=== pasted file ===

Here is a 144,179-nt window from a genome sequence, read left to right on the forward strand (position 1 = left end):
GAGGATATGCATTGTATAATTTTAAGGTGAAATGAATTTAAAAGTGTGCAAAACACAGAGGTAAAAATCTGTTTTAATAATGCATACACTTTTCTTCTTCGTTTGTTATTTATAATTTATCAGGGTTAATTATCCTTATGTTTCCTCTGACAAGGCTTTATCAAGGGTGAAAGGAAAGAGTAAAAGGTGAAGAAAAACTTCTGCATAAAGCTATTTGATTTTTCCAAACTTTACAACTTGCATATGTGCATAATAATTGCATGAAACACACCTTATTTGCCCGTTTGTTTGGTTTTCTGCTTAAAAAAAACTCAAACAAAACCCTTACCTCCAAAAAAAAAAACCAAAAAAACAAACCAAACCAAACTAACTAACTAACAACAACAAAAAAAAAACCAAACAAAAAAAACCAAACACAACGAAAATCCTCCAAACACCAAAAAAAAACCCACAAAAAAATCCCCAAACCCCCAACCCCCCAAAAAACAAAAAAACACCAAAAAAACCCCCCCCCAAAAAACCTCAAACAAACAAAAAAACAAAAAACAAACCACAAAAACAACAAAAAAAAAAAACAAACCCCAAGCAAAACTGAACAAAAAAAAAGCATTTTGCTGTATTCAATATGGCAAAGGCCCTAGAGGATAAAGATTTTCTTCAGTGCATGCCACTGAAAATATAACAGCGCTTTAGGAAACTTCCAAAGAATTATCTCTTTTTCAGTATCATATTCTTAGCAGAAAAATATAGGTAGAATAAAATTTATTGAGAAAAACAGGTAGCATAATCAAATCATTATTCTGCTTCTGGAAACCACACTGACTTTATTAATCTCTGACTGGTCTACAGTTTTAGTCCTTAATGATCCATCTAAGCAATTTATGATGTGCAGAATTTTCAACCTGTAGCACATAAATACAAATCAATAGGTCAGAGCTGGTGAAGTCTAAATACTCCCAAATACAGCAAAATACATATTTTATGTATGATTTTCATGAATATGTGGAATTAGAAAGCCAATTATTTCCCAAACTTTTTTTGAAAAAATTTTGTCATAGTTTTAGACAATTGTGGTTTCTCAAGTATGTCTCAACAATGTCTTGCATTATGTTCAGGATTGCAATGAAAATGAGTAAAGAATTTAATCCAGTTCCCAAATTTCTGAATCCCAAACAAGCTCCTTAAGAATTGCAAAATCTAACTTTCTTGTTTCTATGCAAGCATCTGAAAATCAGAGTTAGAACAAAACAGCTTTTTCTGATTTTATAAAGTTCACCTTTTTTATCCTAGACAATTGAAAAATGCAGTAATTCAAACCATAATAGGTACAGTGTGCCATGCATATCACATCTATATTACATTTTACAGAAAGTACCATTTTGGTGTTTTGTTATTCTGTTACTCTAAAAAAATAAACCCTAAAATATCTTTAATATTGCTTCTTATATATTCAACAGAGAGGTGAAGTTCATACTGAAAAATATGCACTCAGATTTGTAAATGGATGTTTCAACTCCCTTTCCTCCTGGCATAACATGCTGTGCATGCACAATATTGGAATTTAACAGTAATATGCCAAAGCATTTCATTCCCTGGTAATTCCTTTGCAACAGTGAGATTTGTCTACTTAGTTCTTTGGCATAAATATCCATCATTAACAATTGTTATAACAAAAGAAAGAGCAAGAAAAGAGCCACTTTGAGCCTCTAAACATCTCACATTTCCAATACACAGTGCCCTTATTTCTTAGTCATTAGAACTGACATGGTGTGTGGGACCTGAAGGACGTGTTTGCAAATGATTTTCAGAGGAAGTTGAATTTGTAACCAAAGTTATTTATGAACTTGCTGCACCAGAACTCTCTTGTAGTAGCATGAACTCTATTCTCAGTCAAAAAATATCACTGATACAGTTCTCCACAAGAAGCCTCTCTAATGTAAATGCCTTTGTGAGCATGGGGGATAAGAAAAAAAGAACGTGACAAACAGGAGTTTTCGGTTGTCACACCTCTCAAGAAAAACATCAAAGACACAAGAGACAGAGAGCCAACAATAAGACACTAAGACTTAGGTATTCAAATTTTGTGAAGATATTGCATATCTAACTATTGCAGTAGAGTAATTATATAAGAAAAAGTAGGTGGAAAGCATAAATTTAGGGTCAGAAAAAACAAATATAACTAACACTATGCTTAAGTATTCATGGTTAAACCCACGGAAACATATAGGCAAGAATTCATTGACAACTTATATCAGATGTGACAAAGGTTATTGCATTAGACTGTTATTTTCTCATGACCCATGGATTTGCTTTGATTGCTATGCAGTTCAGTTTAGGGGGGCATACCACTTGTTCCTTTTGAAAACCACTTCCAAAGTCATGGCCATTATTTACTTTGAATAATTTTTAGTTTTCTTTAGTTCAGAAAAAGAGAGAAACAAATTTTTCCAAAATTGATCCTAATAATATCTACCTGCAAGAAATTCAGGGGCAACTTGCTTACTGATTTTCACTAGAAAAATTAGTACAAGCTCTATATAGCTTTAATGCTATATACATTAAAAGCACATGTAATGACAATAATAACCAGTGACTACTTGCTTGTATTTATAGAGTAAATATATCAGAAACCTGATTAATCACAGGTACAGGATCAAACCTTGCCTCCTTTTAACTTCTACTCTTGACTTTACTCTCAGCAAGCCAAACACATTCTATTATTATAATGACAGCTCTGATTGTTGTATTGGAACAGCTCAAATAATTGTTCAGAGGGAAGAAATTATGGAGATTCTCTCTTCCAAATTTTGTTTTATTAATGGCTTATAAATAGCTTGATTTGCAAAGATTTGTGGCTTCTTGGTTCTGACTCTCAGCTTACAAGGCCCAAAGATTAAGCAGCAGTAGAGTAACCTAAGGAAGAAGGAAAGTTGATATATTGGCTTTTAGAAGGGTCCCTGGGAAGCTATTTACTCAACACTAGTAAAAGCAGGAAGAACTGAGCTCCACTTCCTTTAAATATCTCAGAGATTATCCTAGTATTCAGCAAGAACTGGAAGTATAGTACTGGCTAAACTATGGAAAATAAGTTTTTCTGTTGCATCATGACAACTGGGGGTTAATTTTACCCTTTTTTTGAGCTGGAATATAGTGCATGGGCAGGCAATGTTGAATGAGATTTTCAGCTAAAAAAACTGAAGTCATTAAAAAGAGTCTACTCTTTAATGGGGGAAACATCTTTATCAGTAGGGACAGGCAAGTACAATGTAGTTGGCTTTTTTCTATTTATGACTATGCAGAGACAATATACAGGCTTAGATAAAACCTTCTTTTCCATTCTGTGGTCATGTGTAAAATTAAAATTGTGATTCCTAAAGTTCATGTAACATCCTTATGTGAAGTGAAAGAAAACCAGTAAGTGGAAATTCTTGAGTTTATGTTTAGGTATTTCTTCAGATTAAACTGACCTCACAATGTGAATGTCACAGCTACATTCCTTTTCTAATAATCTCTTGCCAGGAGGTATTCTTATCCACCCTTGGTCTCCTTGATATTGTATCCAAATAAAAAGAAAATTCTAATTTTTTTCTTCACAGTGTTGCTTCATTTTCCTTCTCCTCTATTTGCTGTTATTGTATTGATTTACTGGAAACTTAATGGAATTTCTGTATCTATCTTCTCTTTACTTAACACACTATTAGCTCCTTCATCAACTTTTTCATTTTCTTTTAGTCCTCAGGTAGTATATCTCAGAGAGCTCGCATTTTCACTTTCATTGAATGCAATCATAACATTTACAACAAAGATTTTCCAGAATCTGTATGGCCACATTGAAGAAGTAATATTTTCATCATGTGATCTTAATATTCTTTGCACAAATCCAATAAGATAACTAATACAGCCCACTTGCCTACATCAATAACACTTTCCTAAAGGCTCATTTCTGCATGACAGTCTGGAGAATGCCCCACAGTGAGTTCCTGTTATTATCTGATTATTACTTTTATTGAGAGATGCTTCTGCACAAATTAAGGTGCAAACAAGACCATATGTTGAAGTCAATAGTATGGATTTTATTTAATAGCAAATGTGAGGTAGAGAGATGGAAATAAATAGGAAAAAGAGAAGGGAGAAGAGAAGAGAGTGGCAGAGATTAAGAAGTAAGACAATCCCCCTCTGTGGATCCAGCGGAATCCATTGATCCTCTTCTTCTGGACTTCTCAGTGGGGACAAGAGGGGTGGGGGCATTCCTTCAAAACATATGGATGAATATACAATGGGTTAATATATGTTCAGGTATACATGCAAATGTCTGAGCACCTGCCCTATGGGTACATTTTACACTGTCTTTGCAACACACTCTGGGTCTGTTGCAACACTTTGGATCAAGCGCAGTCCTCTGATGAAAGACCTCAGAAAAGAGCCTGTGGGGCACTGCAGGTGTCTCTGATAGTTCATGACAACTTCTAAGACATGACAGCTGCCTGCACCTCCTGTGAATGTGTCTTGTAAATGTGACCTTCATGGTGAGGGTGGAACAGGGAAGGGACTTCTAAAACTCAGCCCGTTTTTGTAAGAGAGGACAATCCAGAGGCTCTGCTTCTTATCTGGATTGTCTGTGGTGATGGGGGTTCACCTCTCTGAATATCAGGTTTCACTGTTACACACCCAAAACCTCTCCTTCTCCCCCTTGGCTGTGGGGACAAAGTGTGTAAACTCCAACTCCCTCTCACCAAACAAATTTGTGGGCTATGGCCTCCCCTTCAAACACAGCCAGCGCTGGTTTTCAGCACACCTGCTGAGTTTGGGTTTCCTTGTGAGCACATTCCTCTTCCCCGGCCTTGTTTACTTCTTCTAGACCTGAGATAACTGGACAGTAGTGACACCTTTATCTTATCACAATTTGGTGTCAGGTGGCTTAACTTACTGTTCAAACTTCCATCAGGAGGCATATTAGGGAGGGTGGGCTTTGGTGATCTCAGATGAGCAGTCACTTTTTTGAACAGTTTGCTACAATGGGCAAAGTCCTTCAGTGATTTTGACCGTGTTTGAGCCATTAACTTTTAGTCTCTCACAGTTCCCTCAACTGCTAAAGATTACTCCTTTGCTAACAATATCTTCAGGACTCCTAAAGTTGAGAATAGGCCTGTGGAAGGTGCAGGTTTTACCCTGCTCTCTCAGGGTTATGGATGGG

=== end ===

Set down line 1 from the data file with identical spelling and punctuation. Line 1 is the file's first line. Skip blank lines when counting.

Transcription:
Here is a 144,179-nt window from a genome sequence, read left to right on the forward strand (position 1 = left end):